}

int main(void)
{
    struct sigaction action;

    action.sa_flags = 0;
    action.sa_handler = handler_sigusr1;
    sigemptyset(&action.sa_mask);

    sigaction(SIGUSR1, &action, NULL);

    int child1 = fork();
    if (child1 == 0)
    {
        sigset_t new_mask, oldmask;
        sigemptyset(&new_mask);
        sigaddset(&new_mask, SIGUSR1);
        sigprocmask(SIG_BLOCK, &new_mask, &oldmask);
        sigsuspend(&new_mask);
        printf("Child (%d) unsuspended\n", (int)getpid());
    }

    if (child1 != 0)
    {
        kill(child1, SIGUSR1);
        sleep(1);
        kill(child1, SIGKILL);
        int status;
        int corpse = wait(&status);
        printf("Child (%d) - corpse = %d (0x%.4X)\n", child1, corpse, status);
    }
    return 0;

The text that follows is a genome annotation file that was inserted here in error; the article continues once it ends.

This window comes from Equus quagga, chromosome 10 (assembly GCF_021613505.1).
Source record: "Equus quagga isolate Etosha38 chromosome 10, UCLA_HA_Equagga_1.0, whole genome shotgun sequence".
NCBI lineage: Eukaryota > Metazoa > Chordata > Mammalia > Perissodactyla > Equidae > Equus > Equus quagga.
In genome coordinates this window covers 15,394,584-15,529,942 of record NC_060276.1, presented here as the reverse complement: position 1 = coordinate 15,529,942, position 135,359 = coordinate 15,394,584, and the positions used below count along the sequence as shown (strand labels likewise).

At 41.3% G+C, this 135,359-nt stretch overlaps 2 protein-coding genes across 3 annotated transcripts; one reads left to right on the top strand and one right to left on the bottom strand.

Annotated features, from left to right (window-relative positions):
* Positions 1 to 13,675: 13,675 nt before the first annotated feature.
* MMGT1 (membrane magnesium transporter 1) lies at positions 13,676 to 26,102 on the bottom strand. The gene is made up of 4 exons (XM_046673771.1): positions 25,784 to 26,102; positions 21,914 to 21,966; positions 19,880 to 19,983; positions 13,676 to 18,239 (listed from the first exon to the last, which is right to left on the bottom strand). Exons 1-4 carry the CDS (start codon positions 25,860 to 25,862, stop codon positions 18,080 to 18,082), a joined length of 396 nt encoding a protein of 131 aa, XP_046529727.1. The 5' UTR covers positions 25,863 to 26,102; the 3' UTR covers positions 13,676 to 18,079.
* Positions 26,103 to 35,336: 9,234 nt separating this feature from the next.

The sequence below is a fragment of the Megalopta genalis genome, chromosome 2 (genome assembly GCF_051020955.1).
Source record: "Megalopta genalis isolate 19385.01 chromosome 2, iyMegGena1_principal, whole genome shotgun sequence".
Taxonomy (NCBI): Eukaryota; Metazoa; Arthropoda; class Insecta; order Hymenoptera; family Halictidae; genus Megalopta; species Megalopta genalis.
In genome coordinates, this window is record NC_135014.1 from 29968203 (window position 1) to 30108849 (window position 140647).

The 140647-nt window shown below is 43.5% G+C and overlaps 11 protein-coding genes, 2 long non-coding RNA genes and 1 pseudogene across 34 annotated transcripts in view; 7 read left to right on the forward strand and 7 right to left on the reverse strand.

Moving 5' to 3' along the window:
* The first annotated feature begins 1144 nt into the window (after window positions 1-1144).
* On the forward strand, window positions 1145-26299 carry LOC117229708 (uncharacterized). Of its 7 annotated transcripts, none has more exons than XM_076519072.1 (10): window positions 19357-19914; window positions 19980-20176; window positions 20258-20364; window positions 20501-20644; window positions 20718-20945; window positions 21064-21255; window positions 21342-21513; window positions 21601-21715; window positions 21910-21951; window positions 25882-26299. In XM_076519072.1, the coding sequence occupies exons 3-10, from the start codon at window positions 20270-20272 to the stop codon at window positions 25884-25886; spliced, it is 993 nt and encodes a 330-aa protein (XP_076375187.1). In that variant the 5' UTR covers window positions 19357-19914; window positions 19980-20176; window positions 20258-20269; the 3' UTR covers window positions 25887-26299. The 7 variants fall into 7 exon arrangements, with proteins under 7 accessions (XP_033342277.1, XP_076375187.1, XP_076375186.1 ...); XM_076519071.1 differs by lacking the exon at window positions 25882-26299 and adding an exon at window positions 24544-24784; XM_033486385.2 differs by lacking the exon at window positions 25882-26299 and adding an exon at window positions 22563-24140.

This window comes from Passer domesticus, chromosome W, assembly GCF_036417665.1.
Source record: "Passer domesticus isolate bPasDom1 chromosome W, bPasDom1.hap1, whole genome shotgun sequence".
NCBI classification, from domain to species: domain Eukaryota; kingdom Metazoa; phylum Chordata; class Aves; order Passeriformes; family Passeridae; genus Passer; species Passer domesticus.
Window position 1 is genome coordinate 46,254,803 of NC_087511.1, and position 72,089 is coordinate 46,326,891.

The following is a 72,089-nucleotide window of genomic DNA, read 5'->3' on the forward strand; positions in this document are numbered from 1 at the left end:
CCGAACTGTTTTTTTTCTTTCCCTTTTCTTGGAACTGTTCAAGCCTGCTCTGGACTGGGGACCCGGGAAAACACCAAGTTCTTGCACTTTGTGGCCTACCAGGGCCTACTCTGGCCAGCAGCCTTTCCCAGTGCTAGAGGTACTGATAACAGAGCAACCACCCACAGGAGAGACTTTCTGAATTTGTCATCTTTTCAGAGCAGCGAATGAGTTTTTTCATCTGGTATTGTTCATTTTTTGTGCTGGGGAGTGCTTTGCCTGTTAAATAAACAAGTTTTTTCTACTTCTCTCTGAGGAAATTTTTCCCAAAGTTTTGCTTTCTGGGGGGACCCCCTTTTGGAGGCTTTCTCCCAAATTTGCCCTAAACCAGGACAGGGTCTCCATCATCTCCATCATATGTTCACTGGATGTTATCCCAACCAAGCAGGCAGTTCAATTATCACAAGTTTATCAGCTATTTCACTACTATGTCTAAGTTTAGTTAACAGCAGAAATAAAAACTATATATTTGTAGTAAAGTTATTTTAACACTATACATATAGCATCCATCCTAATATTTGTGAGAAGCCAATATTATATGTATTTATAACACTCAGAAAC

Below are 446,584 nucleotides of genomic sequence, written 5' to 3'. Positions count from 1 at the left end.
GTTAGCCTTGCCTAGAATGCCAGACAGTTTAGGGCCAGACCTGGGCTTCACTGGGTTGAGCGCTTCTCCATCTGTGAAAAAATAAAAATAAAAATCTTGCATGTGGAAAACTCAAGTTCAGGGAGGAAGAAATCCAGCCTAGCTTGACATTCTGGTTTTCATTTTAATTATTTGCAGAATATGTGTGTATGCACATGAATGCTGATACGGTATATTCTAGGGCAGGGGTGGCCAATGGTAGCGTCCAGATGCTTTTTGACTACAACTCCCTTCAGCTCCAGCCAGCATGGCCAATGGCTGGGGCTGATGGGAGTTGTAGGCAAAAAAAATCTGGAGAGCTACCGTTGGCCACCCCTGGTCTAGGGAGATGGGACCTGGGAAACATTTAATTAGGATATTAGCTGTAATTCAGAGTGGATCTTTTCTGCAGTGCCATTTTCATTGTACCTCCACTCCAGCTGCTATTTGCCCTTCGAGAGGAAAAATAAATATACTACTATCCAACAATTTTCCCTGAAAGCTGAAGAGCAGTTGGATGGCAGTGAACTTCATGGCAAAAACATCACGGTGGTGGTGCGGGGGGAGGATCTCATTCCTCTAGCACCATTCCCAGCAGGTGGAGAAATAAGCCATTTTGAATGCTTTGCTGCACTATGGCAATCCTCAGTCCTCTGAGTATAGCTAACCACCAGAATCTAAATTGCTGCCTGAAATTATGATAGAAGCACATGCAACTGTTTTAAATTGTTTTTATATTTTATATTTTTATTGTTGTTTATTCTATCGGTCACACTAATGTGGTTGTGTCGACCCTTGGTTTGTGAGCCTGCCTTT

}

Example run:

Signal 30 SIGUSR1
Child (41875) - corpse = 41875 (0x0009)

The first message is from the signal handler in the child, obviously. It indicates that SIGUSR1 was received. The second message is from the parent. The hex number indicates that the child died from signal 9 (aka SIGKILL).

Second pass

What is that code in the child process doing? Answer: confusing me (and probably you too). I added an extra printf() before sigsuspend(), and ran the code and it shows:

Signal 30 SIGUSR1
Child (42688) suspending
Child (42688) - corpse = 42688 (0x0009)

The sigprocmask() call blocks SIGUSR1, but the parent on my machine is too quick and gets the signal delivered before that takes effect. The sigsuspend() then goes to sleep with SIGUSR1 blocked; the process dies because of the SIGKILL.